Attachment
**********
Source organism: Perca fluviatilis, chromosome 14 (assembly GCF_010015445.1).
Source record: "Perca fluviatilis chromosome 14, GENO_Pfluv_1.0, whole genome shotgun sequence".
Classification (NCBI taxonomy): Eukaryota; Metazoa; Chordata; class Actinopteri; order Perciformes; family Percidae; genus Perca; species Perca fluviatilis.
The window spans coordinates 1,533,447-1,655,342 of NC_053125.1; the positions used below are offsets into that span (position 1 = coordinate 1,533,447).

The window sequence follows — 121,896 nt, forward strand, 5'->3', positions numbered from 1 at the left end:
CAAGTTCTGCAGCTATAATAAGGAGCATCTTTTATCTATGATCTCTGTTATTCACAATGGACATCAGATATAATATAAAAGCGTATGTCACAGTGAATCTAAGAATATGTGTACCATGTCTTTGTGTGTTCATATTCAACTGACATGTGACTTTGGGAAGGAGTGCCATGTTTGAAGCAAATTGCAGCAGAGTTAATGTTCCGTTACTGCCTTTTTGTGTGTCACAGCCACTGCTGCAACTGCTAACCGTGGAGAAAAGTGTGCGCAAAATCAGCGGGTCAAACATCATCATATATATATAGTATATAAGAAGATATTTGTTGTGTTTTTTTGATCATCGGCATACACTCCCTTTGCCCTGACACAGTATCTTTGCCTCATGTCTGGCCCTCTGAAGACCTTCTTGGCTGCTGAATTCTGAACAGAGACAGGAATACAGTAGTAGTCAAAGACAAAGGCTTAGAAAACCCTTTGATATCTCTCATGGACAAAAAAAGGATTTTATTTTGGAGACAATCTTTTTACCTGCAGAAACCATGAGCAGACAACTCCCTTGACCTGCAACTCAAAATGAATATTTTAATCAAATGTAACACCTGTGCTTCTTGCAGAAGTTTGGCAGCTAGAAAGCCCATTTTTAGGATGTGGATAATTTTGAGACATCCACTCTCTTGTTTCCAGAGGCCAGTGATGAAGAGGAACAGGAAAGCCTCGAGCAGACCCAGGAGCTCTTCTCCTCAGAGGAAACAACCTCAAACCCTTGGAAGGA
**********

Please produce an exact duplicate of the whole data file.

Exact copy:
Source organism: Perca fluviatilis, chromosome 14 (assembly GCF_010015445.1).
Source record: "Perca fluviatilis chromosome 14, GENO_Pfluv_1.0, whole genome shotgun sequence".
Classification (NCBI taxonomy): Eukaryota; Metazoa; Chordata; class Actinopteri; order Perciformes; family Percidae; genus Perca; species Perca fluviatilis.
The window spans coordinates 1,533,447-1,655,342 of NC_053125.1; the positions used below are offsets into that span (position 1 = coordinate 1,533,447).

The window sequence follows — 121,896 nt, forward strand, 5'->3', positions numbered from 1 at the left end:
CAAGTTCTGCAGCTATAATAAGGAGCATCTTTTATCTATGATCTCTGTTATTCACAATGGACATCAGATATAATATAAAAGCGTATGTCACAGTGAATCTAAGAATATGTGTACCATGTCTTTGTGTGTTCATATTCAACTGACATGTGACTTTGGGAAGGAGTGCCATGTTTGAAGCAAATTGCAGCAGAGTTAATGTTCCGTTACTGCCTTTTTGTGTGTCACAGCCACTGCTGCAACTGCTAACCGTGGAGAAAAGTGTGCGCAAAATCAGCGGGTCAAACATCATCATATATATATAGTATATAAGAAGATATTTGTTGTGTTTTTTTGATCATCGGCATACACTCCCTTTGCCCTGACACAGTATCTTTGCCTCATGTCTGGCCCTCTGAAGACCTTCTTGGCTGCTGAATTCTGAACAGAGACAGGAATACAGTAGTAGTCAAAGACAAAGGCTTAGAAAACCCTTTGATATCTCTCATGGACAAAAAAAGGATTTTATTTTGGAGACAATCTTTTTACCTGCAGAAACCATGAGCAGACAACTCCCTTGACCTGCAACTCAAAATGAATATTTTAATCAAATGTAACACCTGTGCTTCTTGCAGAAGTTTGGCAGCTAGAAAGCCCATTTTTAGGATGTGGATAATTTTGAGACATCCACTCTCTTGTTTCCAGAGGCCAGTGATGAAGAGGAACAGGAAAGCCTCGAGCAGACCCAGGAGCTCTTCTCCTCAGAGGAAACAACCTCAAACCCTTGGAAGGA